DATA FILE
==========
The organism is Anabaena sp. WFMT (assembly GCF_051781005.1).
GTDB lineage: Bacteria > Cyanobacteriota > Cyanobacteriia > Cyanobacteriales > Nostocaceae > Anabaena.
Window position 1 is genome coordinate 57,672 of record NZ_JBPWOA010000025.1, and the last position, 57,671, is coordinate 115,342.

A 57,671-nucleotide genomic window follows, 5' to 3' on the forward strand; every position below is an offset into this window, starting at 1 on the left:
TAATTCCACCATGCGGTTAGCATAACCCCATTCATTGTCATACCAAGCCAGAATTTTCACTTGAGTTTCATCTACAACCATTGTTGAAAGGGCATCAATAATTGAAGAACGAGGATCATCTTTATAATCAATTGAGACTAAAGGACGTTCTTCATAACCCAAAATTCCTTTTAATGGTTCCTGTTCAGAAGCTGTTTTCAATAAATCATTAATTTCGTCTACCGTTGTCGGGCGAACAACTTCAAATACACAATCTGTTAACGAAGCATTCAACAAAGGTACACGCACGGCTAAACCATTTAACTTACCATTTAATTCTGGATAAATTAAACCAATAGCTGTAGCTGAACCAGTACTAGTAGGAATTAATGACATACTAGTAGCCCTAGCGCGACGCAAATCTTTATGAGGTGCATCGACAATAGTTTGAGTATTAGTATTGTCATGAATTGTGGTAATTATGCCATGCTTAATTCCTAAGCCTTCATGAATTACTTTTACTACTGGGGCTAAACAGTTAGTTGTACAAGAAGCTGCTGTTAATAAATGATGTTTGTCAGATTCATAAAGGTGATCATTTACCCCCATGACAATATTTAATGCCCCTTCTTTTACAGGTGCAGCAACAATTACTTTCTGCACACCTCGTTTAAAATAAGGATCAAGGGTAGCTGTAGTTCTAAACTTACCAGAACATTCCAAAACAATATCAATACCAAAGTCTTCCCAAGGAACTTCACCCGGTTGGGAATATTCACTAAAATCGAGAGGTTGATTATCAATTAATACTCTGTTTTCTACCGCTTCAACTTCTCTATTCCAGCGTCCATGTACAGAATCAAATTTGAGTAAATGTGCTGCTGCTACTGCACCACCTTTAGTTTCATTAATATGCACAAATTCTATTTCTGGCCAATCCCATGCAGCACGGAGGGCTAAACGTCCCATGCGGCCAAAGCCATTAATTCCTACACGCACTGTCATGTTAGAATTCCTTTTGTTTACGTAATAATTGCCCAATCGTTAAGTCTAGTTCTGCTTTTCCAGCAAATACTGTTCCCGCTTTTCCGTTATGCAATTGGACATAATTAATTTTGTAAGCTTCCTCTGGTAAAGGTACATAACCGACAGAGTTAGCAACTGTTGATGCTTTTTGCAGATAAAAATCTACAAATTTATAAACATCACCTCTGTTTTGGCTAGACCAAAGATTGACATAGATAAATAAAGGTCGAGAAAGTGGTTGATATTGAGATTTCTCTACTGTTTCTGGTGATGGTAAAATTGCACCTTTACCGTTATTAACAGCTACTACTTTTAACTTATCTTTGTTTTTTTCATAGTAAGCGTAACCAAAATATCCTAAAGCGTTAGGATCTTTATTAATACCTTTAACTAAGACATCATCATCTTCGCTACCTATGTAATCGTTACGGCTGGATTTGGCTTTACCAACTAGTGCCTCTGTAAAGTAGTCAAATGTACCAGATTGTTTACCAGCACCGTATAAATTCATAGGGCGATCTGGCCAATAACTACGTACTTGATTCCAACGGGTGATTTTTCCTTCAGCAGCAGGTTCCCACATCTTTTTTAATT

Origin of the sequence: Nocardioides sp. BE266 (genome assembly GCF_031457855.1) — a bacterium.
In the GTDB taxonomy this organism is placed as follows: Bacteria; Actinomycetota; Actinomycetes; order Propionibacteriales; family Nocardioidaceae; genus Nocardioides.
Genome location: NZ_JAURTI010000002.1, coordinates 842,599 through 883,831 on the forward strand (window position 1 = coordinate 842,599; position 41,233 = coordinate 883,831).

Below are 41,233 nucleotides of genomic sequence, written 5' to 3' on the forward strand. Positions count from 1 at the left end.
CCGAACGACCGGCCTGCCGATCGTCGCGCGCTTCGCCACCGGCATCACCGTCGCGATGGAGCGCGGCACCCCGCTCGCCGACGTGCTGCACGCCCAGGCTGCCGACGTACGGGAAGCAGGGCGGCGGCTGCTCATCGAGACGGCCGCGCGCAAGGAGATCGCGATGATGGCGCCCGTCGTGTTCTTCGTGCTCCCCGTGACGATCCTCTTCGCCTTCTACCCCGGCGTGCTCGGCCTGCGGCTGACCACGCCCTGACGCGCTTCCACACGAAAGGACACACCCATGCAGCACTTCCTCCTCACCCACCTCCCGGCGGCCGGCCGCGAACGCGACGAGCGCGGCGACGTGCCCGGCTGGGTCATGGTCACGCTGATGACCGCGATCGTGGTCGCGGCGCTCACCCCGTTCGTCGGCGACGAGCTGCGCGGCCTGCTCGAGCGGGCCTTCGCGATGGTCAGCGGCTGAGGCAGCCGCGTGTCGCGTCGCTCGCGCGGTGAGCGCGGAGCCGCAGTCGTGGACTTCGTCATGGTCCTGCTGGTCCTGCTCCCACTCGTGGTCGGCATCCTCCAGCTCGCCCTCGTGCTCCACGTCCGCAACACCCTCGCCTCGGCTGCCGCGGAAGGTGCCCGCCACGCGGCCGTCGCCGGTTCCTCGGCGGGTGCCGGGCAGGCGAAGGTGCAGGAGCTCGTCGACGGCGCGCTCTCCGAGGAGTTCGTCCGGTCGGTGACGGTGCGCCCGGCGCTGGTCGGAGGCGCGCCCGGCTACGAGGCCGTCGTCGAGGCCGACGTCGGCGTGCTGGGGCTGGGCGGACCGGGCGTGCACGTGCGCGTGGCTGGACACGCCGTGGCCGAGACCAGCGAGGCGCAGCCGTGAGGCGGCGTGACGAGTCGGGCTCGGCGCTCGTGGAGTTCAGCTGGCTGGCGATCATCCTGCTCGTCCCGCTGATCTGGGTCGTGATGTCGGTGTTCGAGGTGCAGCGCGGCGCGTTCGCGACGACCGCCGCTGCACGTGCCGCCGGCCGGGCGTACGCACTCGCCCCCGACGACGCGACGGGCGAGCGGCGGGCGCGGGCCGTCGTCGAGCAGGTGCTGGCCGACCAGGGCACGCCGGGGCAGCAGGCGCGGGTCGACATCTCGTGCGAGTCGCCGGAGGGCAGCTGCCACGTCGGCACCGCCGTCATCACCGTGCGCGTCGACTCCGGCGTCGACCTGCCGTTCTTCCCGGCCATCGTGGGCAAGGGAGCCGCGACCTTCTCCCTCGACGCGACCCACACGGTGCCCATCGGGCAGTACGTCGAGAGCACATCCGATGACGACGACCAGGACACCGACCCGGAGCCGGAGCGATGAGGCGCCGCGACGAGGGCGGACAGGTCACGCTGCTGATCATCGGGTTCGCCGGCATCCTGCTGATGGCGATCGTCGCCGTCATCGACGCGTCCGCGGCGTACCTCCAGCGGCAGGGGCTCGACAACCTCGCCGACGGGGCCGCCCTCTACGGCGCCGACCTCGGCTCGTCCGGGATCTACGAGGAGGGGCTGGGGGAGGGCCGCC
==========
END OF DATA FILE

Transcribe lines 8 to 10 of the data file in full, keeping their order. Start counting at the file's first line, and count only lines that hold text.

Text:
Genome location: NZ_JAURTI010000002.1, coordinates 842,599 through 883,831 on the forward strand (window position 1 = coordinate 842,599; position 41,233 = coordinate 883,831).

Below are 41,233 nucleotides of genomic sequence, written 5' to 3' on the forward strand. Positions count from 1 at the left end.
CCGAACGACCGGCCTGCCGATCGTCGCGCGCTTCGCCACCGGCATCACCGTCGCGATGGAGCGCGGCACCCCGCTCGCCGACGTGCTGCACGCCCAGGCTGCCGACGTACGGGAAGCAGGGCGGCGGCTGCTCATCGAGACGGCCGCGCGCAAGGAGATCGCGATGATGGCGCCCGTCGTGTTCTTCGTGCTCCCCGTGACGATCCTCTTCGCCTTCTACCCCGGCGTGCTCGGCCTGCGGCTGACCACGCCCTGACGCGCTTCCACACGAAAGGACACACCCATGCAGCACTTCCTCCTCACCCACCTCCCGGCGGCCGGCCGCGAACGCGACGAGCGCGGCGACGTGCCCGGCTGGGTCATGGTCACGCTGATGACCGCGATCGTGGTCGCGGCGCTCACCCCGTTCGTCGGCGACGAGCTGCGCGGCCTGCTCGAGCGGGCCTTCGCGATGGTCAGCGGCTGAGGCAGCCGCGTGTCGCGTCGCTCGCGCGGTGAGCGCGGAGCCGCAGTCGTGGACTTCGTCATGGTCCTGCTGGTCCTGCTCCCACTCGTGGTCGGCATCCTCCAGCTCGCCCTCGTGCTCCACGTCCGCAACACCCTCGCCTCGGCTGCCGCGGAAGGTGCCCGCCACGCGGCCGTCGCCGGTTCCTCGGCGGGTGCCGGGCAGGCGAAGGTGCAGGAGCTCGTCGACGGCGCGCTCTCCGAGGAGTTCGTCCGGTCGGTGACGGTGCGCCCGGCGCTGGTCGGAGGCGCGCCCGGCTACGAGGCCGTCGTCGAGGCCGACGTCGGCGTGCTGGGGCTGGGCGGACCGGGCGTGCACGTGCGCGTGGCTGGACACGCCGTGGCCGAGACCAGCGAGGCGCAGCCGTGAGGCGGCGTGACGAGTCGGGCTCGGCGCTCGTGGAGTTCAGCTGGCTGGCGATCATCCTGCTCGTCCCGCTGATCTGGGTCGTGATGTCGGTGTTCGAGGTGCAGCGCGGCGCGTTCGCGACGACCGCCGCTGCACGTGCCGCCGGCCGGGCGTACGCACTCGCCCCCGACGACGCGACGGGCGAGCGGCGGGCGCGGGCCGTCGTCGAGCAGGTGCTGGCCGACCAGGGCACGCCGGGGCAGCAGGCGCGGGTCGACATCTCGTGCGAGTCGCCGGAGGGCAGCTGCCACGTCGGCACCGCCGTCATCACCGTGCGCGTCGACTCCGGCGTCGACCTGCCGTTCTTCCCGGCCATCGTGGGCAAGGGAGCCGCGACCTTCTCCCTCGACGCGACCCACACGGTGCCCATCGGGCAGTACGTCGAGAGCACATCCGATGACGACGACCAGGACACCGACCCGGAGCCGGAGCGATGAGGCGCCGCGACGAGGGCGGACAGGTCACGCTGCTGATCATCGGGTTCGCCGGCATCCTGCTGATGGCGATCGTCGCCGTCATCGACGCGTCCGCGGCGTACCTCCAGCGGCAGGGGCTCGACAACCTCGCCGACGGGGCCGCCCTCTACGGCGCCGACCTCGGCTCGTCCGGGATCTACGAGGAGGGGCTGGGGGAGGGCCGCC